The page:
Showing posts with the label The Goldberg Sisters

Frøkedal - Susie Scurry - Dr Dog - The Goldberg Sisters - Alfred Hall

Frøkedal - I Don't Care. Background - Oslo, Norway based Frøkedal today announces her long-awaited second album ‘How We Made It’, alongside the release of new single, and album opener ‘I Don’t Care’. The new album ‘How We Made It’, set for release August 31st via Propeller Recordings, follows her Norwegian Grammy-nominated debut LP of 2016, Hold On Dreamer. An exploration of the process of moving forward in a positive manner, in spite of one's naysayers - ‘I Don’t Care’ is based around the idea of firmly closing the door to the past. "I never really questioned my life / 'til you condescendingly said I’d fail” Frøkedal exclaims in the tracks opening verse, amidst a backdrop of gently strummed guitar work and bustling drums. The song then opens up to its rousing chorus - bringing together crunching guitar lines and soaring strings to stunning effect. An attempt to demonstrate being triumphant, rather than actually successfully being triumphant - 'I Don't Car

The Claudettes - The Magic Numbers - The Goldberg Sisters - Sugar Candy Mountain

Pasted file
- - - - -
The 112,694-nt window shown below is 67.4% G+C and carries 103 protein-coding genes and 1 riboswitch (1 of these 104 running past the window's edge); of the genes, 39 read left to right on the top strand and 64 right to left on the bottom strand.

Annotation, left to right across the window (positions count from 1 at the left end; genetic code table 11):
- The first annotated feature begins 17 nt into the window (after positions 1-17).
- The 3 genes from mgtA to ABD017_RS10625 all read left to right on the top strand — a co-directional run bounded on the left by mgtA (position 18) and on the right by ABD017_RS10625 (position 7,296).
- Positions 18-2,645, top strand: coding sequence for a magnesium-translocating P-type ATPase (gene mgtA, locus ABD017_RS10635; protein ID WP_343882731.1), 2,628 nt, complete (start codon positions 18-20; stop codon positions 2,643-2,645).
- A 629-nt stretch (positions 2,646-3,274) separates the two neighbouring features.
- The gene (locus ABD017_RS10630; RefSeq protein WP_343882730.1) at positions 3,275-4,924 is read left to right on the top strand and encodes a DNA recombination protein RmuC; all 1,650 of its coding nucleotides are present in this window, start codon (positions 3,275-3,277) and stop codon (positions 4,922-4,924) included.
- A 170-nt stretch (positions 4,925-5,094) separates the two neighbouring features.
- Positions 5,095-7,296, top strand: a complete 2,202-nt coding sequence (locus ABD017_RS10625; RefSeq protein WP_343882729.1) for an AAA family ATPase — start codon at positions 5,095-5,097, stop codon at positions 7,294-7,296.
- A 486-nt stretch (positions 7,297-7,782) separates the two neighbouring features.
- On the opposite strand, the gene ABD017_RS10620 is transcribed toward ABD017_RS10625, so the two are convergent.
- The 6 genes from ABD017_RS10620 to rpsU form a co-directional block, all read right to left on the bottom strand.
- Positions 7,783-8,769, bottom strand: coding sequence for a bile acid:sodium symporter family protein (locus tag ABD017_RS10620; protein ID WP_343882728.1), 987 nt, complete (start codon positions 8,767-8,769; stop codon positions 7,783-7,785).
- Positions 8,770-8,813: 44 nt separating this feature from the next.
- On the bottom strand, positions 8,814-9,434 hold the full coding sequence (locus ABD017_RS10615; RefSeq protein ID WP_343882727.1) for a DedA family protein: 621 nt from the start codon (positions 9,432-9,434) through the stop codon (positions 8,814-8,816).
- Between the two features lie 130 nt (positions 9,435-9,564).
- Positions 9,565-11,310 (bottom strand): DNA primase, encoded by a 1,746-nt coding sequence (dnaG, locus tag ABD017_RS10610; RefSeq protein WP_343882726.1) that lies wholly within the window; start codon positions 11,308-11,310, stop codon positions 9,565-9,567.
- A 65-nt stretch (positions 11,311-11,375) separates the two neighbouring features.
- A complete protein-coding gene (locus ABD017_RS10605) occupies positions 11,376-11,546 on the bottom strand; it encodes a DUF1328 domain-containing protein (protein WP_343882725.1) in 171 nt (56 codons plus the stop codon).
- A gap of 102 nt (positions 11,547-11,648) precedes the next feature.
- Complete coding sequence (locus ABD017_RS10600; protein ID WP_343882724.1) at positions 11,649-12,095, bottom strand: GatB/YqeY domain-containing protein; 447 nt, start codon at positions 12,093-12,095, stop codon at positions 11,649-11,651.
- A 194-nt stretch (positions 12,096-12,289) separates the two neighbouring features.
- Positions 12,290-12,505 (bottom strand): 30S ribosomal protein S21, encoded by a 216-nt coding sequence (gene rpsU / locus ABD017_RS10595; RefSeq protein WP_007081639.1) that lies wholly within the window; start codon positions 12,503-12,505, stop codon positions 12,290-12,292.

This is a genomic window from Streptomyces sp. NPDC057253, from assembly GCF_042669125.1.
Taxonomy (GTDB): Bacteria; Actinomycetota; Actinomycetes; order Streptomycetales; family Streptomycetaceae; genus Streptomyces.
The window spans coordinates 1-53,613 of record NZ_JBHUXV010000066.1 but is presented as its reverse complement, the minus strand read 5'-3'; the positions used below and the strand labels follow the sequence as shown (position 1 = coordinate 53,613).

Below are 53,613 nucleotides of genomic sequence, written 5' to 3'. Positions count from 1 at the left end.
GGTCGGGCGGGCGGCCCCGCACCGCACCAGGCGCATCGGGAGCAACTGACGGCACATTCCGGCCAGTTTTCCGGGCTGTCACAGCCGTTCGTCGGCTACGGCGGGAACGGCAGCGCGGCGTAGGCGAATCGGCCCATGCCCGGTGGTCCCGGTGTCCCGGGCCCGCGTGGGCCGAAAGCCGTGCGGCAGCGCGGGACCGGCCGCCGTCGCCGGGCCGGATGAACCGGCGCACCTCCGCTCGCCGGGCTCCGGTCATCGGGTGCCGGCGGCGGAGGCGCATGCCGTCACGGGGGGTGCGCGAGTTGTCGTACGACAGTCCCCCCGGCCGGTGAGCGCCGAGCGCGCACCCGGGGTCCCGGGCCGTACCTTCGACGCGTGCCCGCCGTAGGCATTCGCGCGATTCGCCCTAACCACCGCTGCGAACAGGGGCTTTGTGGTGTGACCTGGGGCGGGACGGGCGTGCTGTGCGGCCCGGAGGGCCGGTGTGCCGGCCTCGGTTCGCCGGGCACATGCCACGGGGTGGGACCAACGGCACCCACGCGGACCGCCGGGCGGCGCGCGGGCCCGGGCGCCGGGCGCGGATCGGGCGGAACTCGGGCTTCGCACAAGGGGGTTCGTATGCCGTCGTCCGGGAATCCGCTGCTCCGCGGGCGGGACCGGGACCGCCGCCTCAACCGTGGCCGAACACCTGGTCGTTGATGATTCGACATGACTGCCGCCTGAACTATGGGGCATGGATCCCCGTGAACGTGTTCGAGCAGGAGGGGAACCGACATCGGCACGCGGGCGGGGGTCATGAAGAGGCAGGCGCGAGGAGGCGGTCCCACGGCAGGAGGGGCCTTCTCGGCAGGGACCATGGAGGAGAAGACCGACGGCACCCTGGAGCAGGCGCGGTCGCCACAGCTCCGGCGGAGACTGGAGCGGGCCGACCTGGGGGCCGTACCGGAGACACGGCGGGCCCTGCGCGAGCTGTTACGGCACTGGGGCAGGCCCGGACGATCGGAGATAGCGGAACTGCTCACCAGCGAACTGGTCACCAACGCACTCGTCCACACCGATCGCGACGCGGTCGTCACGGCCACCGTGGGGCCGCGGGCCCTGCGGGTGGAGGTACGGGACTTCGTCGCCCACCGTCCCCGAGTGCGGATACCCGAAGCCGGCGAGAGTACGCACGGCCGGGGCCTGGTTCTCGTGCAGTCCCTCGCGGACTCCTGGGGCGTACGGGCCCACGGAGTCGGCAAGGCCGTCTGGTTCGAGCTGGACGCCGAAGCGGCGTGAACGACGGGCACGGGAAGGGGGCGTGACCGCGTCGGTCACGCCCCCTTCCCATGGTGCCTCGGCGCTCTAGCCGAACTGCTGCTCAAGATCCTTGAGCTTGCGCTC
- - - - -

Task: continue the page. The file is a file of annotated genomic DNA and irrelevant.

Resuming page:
The Claudettes - Don't Stay with Me / Pull Closer To Me. Background - An old upright piano, a snarling electric bass, Phil Spector-ized booming drums and seductive Cool School vocals get into a punk-blues brawl at the studio of Grammy-winning Black Keys producer Mark Neill. On their head-spinning new album, The Claudettes summon vaudeville blues, ’60s soul and Cramps-like psychobilly. Behold Dance Scandal at the Gymnasium!, the band’s third full-length for Yellow Dog Records and first to feature their touring lineup of piano, drums, “Bass VI” guitar and three singers. Pianist/songwriter Johnny Iguana airs grievances about the numbing and divisive effects of an Internet-dominated world all across these songs. “Nobody knows how to talk to each other these days,” begins the song “Give It All Up for Good,” while “Bill Played Saxophone” follows American political nemeses through periods of smoldering bitterness and revenge fantasies. “Death and Traffic” begs for stories of saved live